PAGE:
It was strange being back in the hotel. Lily had thought she would never see it again but so much had changed. She was stronger now, she had done something that most people would never dream of. And she had got away with it. Of course, she had done it because of Terry, and Peter, but mostly Terry. It had been a duty. She could still help him, could make up for her failure last time.
There was no regret, there had been that dreadful fear, and shock but never any regret. Even when she allowed the memory to trickle in, the final moments, that strange last breath, the terrible aftermath, from just a couple of day’s distance, she felt strong, powerful. She hadn’t enjoyed doing it, of course not, but it had been necessary and it was time to put it behind her.
She couldn’t waste time dwelling on what had happened. There was still more work needed. It was what mums did wasn’t it. Alright, she wasn’t his mum, she knew that, of course, but, after all, he could have been her son. He was a little younger than Peter, it was only a question of timing wasn’t it, a couple of short years. Everything else was the same.
She took a hot shower and dressed in her black dress, he hadn’t said where they would go to eat but she wanted to look nice for him. It would be fine if he didn’t have time to take her back tomorrow. She had brought plenty of clothes and anyway, Bath was full of lovely shops. It would be an ideal time to spend some of the money that had been sitting in her account for an age. It would be fun, and now that there was a reason to look good, or at least to look better, it was worth the effort.
She took her medication and made sure the spray was in her bag. She felt better than for a while. Having something to do, someone else to think about apart from herself, was good. She pulled the chair in front of the window and gazed out at the view over the little pond and the busy road beyond.
The afternoon wore on and she took a nap. She looked for something to watch on the television. Daytime viewing wasn’t something that had ever appealed, and very quickly it became clear that there wouldn’t be much temptation to do it again. Seven o clock came and she began to worry. There was nothing on the phone’s missed call list. It was so tempting to ring, to pretend to have forgotten whether they had already arranged something. Anxiety built, perhaps there really had been a misunderstanding. She replayed the conversation in her head and was convinced that this was the agreement and so, there was nothing else to do but to wait.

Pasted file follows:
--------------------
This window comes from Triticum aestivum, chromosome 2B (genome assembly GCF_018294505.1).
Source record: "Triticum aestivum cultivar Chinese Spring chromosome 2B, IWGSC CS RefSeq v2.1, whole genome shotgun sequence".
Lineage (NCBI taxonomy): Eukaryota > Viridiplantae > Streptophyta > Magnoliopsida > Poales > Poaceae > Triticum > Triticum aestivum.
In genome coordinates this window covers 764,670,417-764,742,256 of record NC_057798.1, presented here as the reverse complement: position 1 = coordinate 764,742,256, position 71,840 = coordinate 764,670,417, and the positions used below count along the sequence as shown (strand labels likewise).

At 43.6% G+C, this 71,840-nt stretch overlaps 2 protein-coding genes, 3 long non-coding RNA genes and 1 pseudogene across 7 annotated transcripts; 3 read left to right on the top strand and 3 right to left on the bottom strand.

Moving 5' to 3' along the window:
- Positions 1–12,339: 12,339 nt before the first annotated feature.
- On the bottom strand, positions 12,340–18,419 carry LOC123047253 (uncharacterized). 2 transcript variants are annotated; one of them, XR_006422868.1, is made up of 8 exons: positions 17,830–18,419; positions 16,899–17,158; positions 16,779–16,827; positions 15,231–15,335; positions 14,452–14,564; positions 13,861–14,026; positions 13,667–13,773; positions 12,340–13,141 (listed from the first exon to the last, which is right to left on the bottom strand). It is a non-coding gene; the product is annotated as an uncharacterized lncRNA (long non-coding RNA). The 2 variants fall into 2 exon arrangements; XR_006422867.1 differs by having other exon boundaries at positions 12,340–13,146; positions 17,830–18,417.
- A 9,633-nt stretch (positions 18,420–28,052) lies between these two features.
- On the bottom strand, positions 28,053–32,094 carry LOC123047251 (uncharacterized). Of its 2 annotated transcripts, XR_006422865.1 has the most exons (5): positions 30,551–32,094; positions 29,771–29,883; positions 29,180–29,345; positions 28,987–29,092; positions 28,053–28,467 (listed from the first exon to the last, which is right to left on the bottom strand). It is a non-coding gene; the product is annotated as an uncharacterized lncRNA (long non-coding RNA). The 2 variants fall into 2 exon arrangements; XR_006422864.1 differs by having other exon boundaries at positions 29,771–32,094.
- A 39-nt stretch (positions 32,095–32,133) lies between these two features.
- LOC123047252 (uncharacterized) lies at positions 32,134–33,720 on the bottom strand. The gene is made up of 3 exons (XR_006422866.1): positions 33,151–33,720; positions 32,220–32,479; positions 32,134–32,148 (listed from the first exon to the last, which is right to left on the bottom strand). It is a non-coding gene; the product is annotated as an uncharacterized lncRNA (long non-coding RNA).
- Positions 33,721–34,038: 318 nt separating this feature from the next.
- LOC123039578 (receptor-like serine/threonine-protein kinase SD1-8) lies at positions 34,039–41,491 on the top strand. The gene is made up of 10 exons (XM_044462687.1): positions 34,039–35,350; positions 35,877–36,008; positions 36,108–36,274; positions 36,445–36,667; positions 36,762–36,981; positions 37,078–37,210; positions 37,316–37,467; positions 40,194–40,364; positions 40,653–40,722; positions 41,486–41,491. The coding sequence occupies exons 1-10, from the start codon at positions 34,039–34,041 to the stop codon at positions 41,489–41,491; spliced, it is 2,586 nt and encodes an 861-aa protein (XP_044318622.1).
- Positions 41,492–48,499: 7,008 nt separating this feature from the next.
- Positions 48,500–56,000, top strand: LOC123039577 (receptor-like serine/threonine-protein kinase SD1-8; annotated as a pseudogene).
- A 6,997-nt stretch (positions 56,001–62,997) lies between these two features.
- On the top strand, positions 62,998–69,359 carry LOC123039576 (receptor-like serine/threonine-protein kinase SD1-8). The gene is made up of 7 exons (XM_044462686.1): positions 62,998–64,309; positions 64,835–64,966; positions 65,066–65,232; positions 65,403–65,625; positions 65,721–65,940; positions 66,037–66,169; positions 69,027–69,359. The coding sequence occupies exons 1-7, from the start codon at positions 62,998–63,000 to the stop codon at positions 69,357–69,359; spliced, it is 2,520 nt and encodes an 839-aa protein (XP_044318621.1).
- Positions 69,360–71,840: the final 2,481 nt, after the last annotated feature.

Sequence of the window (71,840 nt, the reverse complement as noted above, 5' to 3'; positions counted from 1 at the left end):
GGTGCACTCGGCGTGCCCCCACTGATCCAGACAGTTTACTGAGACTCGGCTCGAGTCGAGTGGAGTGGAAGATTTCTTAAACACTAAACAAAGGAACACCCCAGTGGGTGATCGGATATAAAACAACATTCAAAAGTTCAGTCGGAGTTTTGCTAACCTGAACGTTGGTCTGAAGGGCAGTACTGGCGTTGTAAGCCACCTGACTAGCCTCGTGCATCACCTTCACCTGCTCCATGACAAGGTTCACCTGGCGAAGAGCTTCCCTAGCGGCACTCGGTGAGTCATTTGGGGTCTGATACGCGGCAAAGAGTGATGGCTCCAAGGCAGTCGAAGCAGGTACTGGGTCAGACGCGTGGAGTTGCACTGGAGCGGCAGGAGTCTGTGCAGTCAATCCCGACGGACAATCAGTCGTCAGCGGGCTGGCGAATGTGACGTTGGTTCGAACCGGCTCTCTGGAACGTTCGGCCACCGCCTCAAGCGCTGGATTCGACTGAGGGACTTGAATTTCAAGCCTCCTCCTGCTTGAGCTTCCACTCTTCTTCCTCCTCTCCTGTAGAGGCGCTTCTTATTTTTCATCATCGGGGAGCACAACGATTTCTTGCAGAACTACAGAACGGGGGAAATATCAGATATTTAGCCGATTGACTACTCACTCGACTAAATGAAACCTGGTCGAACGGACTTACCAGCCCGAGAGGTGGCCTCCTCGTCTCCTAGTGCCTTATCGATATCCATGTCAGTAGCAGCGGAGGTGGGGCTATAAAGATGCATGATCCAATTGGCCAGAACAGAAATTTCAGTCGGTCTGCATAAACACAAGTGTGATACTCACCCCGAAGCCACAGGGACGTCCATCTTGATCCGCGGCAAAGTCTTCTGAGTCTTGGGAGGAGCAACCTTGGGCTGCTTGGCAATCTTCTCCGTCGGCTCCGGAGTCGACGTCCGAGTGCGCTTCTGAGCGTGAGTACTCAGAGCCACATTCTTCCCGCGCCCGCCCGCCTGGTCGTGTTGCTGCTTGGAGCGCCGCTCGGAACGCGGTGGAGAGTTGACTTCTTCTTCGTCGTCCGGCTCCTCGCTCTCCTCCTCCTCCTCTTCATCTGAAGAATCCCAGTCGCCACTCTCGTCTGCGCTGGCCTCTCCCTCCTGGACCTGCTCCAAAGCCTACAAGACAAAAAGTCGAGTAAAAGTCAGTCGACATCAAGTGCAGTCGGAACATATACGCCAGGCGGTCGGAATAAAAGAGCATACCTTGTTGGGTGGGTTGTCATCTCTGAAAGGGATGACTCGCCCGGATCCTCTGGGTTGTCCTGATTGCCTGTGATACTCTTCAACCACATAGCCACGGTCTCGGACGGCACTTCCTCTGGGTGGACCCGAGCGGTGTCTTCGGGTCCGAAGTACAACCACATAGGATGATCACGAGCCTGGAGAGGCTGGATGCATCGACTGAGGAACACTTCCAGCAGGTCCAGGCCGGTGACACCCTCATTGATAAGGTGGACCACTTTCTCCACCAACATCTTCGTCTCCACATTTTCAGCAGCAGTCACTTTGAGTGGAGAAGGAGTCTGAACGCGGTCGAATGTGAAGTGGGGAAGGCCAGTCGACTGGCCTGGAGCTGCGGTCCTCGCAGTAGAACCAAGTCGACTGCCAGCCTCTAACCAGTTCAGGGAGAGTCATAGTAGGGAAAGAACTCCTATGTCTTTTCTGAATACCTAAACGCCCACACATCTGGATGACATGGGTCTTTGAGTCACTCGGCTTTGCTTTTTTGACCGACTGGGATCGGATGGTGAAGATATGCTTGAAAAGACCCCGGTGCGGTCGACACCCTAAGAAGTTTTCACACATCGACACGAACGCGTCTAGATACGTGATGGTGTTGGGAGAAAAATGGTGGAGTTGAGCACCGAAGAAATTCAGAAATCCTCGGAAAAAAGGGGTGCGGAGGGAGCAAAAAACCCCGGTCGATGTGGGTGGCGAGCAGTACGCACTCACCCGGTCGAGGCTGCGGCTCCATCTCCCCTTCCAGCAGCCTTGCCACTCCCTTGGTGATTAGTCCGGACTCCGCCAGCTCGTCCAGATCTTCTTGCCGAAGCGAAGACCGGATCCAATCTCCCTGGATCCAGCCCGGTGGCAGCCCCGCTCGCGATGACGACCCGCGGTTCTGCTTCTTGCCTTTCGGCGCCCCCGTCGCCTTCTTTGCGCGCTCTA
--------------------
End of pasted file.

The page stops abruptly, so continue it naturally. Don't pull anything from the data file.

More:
It was after half past seven when the call came, “Lily, I’m sorry. I meant to ring earlier. Something’s come up.” Her heart thudded. He was going to cancel. The funeral directors had raised the alarm – she wasn’t sure they would do that, but it seemed possible.
He continued, “I’ll pick you up in about ten minutes if that’s alright. Do you think you could manage a little walk? There are a couple of pubs just near to where you are, they are both very nice. If that suits I’ll call and book a table.”
“Lovely. I’m feeling fine Terry, you really mustn’t worry about me so much, truly.” He was such a kind boy, so thoughtful. She was so lucky.
Immediately they met, Lily knew that there was something very wrong. He offered her his arm, he kissed her cheek but there was no smile, and the short walk to the pub was silent. “What would you like to drink, Lily?”
“A glass of red wine please, something heavy.” He smiled as she repeated the words from their first meeting.
They ordered and she took her first sip of the Bordeaux, “Oh lovely, that’s perfect, thank you.” He responded with a short nod and drank half of his pint of lager in a couple of deep gulps. It was a replay of the first time and even the atmosphere was a mirror, he was distracted, edgy and he let out a huge sigh. She could wait no longer.
“What’s the matter?” He shook his head, but then lifted his eyes to look directly across the table at her. Her mind was racing, this must be about Colin, they had found out. It was her own fault, she had let down her guard, been too sure of herself, smug even, and now, here came the comeuppance. Tempting providence, was never a good idea.
“I had a meeting earlier, with Andrew Stoner. That’s what kept me. It was supposed to be a short thing. Just to talk about the funeral, but it took longer than expected. That’s why I was late.”
Lily took a sip of her drink. Her hands shook but he didn’t seem to notice. “Was there something wrong?”
“Yes, you could say that.” She was afraid to speak, afraid of his next words.
“So, Colin.” He paused again, he was struggling to format what he wanted to tell her.
“He’s screwed me. Even from beyond the bloody grave. Well, not in the grave yet, but you know what I mean. Even though he’s dead, he’s screwed me over. Sorry for the language Lily but I am so bloody mad.”